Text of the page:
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State v. Tabor

Court of Appeals of Ohio, Fourth District, Jackson

November 16, 2017

STATE OF OHIO, Plaintiff-Appellee,
v.
JARRON TABOR, Defendant-Appellant.

         CRIMINAL APPEAL FROM COMMON PLEAS COURT

          Timothy Young, Ohio Public Defender, and Nikki Trautman Baszynski, Assistant Public Defender, Columbus, Ohio, for appellant.

          Justin Lovett, Jackson County Prosecuting Attorney, and Nick Wille, Jackson County Assistant Prosecuting Attorney, Jackson, Ohio, for appellee.

          DECISION AND JUDGMENT ENTRY

          ABELE, J.

         {¶ 1} This is an appeal from a Jackson County Common Pleas Court judgment of conviction and sentence. The trial court found Jarron Tabor, defendant below and appellant herein, guilty of possession of cocaine in violation of R.C. 2925.11(A). The court sentenced appellant to serve nine years in prison. Appellant assigns the following errors for review:

FIRST ASSIGNMENT OF ERROR:
"THE JACKSON COUNTY COURT OF COMMON PLEAS UNCONSTITUTIONALLY EXCLUDED A PORTION OF THE PUBLIC FROM JARRON TABOR'S PLEA AND SENTENCING HEARINGS."
SECOND ASSIGNMENT OF ERROR:
"TRIAL COUNSEL WAS INEFFECTIVE FOR FAILING TO OBJECT TO THE UNCONSTITUTIONAL CLOSURE OF JARRON TABOR'S PLEA AND SENTENCING HEARINGS."
THIRD ASSIGNMENT OF ERROR:
"THE TRIAL COURT ASSESSED, AND THE CLERK OF COURTS COLLECTED, UNAUTHORIZED COURT COSTS."

         {¶ 2} On December 4, 2014, the grand jury returned an indictment that charged appellant with first-degree-felony possession of cocaine in violation of R.C. 2925.11(A), along with a major drug offender specification. Appellant entered a not guilty plea.

         {¶ 3} The trial court subsequently set the matter for trial. A notice, signed by the court's assignment commissioner, advised the parties of the trial date and further stated:

Appropriate attire is required: No pajamas, shorts, tank tops, hats miniskirts, or halter tops. No children shall be brought to the Courthouse for your hearing. Our staff are "NOT BABYSITTERS." All cell phones are to be turned off before entering the Courtroom.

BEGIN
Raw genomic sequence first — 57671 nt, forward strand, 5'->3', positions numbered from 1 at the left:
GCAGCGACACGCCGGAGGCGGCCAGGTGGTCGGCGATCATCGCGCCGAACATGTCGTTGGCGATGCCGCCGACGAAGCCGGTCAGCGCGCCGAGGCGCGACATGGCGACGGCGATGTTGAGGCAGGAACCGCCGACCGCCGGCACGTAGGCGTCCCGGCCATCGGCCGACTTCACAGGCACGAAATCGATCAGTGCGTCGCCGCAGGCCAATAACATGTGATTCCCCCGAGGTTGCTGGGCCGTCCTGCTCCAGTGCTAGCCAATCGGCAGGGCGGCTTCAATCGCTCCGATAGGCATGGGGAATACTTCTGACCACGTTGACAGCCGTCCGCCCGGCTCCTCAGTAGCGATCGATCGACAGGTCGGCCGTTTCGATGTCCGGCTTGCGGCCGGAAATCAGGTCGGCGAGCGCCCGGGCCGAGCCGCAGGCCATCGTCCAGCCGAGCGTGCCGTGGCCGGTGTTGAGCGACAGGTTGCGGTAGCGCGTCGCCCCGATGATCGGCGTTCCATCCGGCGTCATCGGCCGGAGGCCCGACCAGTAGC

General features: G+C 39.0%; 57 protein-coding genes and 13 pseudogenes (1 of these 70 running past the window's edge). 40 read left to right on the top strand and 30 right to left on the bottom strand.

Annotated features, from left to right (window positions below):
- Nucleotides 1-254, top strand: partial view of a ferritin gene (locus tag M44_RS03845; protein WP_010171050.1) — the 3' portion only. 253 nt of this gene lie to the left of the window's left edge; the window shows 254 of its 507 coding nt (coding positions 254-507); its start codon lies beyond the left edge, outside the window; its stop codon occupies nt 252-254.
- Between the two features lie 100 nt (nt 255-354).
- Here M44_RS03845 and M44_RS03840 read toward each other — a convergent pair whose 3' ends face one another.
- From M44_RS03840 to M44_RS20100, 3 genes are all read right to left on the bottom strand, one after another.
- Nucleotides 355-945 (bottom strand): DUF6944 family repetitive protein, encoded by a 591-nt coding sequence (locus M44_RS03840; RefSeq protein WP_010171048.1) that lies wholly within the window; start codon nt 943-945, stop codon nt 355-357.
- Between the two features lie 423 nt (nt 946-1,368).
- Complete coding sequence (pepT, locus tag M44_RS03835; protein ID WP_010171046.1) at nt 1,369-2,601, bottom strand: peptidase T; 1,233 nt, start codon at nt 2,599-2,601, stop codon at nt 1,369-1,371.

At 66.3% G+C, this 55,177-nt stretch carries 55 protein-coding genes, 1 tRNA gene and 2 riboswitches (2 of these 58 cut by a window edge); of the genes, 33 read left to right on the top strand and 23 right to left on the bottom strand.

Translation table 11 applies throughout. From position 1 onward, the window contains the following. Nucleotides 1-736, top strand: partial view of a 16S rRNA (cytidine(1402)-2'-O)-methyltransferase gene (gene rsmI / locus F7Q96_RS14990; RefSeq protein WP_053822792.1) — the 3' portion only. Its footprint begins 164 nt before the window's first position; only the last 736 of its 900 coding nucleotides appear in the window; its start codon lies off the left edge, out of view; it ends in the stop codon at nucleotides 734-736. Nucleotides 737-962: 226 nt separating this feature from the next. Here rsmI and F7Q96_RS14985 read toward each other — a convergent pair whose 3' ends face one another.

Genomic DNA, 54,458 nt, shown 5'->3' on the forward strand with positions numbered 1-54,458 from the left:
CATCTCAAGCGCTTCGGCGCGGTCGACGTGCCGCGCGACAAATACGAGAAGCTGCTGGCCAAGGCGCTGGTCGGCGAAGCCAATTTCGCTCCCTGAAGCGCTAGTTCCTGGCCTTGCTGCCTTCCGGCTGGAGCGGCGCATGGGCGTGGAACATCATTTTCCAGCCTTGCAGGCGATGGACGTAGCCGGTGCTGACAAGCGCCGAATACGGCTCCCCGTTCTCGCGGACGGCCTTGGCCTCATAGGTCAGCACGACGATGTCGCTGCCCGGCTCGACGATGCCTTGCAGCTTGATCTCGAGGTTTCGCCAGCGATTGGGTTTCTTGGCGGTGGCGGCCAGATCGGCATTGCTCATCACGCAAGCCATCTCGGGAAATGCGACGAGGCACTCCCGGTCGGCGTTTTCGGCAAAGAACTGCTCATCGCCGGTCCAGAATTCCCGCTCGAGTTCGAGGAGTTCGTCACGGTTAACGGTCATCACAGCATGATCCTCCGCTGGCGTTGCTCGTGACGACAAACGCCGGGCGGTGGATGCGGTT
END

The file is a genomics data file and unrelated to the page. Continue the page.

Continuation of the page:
Appellant did not object to any of the provisions contained in the notice.

         {¶ 4} On the day set for trial, the parties advised the court that they had reached a plea agreement. The state agreed to dismiss the major drug offender specification and appellant agreed to plead guilty to first-degree-felony possession of cocaine. The parties did not agree upon a sentencing recommendation, but instead, they agreed that each would be free to argue any lawful sentence.

         {¶ 5} After appellant entered his guilty plea, the court set the matter for a sentencing hearing. The notice that advised the parties of the sentencing hearing date repeated the same information concerning attire, cell phones, and children:

Appropriate attire is required: No pajamas, shorts, tank tops, hats miniskirts, or halter tops. No children shall be brought to the Courthouse for your hearing. Our staff are "NOT BABYSITTERS." All cell phones are to be turned off before entering the Courtroom.

         Again, appellant did not object to any of the provisions.

         {¶ 6} After considering the arguments of counsel, the trial court sentenced appellant to serve nine years in prison and ordered him to pay court costs. This appeal followed.

         I

         {¶ 7} Appellant's first and second assignments of error both involve the same constitutional issue-appellant's right to a public trial. For ease of discussion, we combine our discussion of the assignments of error.

         {¶ 8} In his first assignment of error, appellant asserts that the trial court's exclusion of children from his plea and sentencing hearings violated his right to a public trial and constitutes a structural error that mandates reversal. Appellant alternatively argues that the court plainly erred by excluding children from the hearings.

         {¶ 9} The state argues that the trial court did not issue an order that excluded anyone from attending appellant's plea or sentencing hearings, but instead the notice that excluded children from the courtroom contained the court's assignment commissioner's signature. The state thus asserts that appellant cannot show that the trial court issued an order that excluded anyone from appellant's plea or sentencing hearing. Alternatively, the state contends that the court's exclusion of children from the hearings constitutes neither plain nor structural error because any exclusion of children from the courtroom is, at most, a trivial closure that does not impact appellant's right to a public trial. The state argues that "the language in the hearing notices is properly understood not as language closing the court, but as language regulating the decorum of the court."